VICENZA, Italy -- It was raining soccer balls. Or so it seemed.

While clearing overgrown brush next to a soccer field in Arcugnano, Soldiers from the 1st Battalion, 503rd Infantry Regiment (Airborne) found ball after ball.

Too dense to make retrieval worth the soccer players' efforts, the bushes have been home to the stray balls for some time.

The stockpile of balls was found by 503rd Alpha Company troops during a July 29-30 community service project hosted by the unit. About 70 Soldiers participated.

"We launched this project in an effort to give back to a community that has been a magnificent host to American servicemen and their families for decades," said Alpha Company's Capt. Kevin M. Ward.

The Soldiers cleared a trail to and around a fountain, dug in and installed stairs up a well-trafficked hillside to connect a fountain in the location called Grancare Alte-created by an Italian WWI battalion-with a church on the top of a hill and cleared a three-mile long hiking trail in Lapio near Lago di Fimon.

"This was not simply an effort by A Co. 1-503rd, but rather a joint project with the administration of the Comune di Arcugnano, as well as the Arcugnano Alpini. The Arcugnano administration and the Alpini were instrumental in making this project a success," he added.

During meetings that took place in June and July, the project locations and details were finalized. Following these meetings, Alpha Co. leadership conducted several site recons.

The unit settled on three towns to focus their efforts: Lapio, Pianezze and Arcugnano, placing a platoon in charge of each area and supplemented by their headquarters platoon as needed.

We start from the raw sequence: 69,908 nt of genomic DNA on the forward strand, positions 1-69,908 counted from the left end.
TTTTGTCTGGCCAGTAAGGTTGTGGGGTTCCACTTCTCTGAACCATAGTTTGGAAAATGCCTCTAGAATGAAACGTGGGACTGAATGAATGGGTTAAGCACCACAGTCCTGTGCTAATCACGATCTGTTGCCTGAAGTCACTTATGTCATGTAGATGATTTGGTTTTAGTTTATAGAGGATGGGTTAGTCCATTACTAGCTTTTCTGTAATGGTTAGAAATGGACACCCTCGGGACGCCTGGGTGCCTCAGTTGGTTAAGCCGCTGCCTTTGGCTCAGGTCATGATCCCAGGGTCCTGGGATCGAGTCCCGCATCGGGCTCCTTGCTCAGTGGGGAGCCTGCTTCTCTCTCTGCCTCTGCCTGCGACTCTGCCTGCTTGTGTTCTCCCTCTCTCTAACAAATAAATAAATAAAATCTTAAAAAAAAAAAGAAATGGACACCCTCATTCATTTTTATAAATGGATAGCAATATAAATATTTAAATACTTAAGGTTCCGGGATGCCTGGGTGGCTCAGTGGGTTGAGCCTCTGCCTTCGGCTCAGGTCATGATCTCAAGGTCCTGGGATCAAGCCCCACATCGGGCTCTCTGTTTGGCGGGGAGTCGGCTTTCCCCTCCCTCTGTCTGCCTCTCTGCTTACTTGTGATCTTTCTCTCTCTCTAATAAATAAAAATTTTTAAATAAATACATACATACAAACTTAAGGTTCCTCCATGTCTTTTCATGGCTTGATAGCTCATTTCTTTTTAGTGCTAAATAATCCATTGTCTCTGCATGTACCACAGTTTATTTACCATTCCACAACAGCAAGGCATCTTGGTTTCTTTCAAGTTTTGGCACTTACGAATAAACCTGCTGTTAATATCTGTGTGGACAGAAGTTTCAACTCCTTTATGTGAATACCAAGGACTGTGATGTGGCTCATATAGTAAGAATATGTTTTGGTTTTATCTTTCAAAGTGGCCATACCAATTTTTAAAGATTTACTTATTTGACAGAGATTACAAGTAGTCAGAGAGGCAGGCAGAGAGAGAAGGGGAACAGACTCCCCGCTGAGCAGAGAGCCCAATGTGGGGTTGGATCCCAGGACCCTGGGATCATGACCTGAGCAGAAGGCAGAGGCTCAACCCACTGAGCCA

"It is a nice way to work on developing a partnership between our community and the American community," said Arcugnano's town advisor, Antonia Menon, who was at the Pianezze fountain to express the community's appreciation.

Menon said the town is planning a September fest as a show of thanks to the unit, "and that will also give our communities the chance to meet."

"I think the community project overall was a success, bringing unity between the local community and U.S. military," said 1st Platoon's Sgt. Juan Nunez.

"The local community members were a big asset in the completion of our project due to their help and moral support and by providing us with tools, food and overall generosity," said Nunez. "There was a small issue with the language barrier, but we collectively got together and made a difference with the local community."

Giuliano D'Andrea, the U.S. Army Africa science advisor, has been a key liaison between the brigade and the Italian towns, including putting his language skills to good work coordinating the community service projects for each company.

Other companies in the battalion are conducting community service projects in Camisano, Creazzo and Costabissara.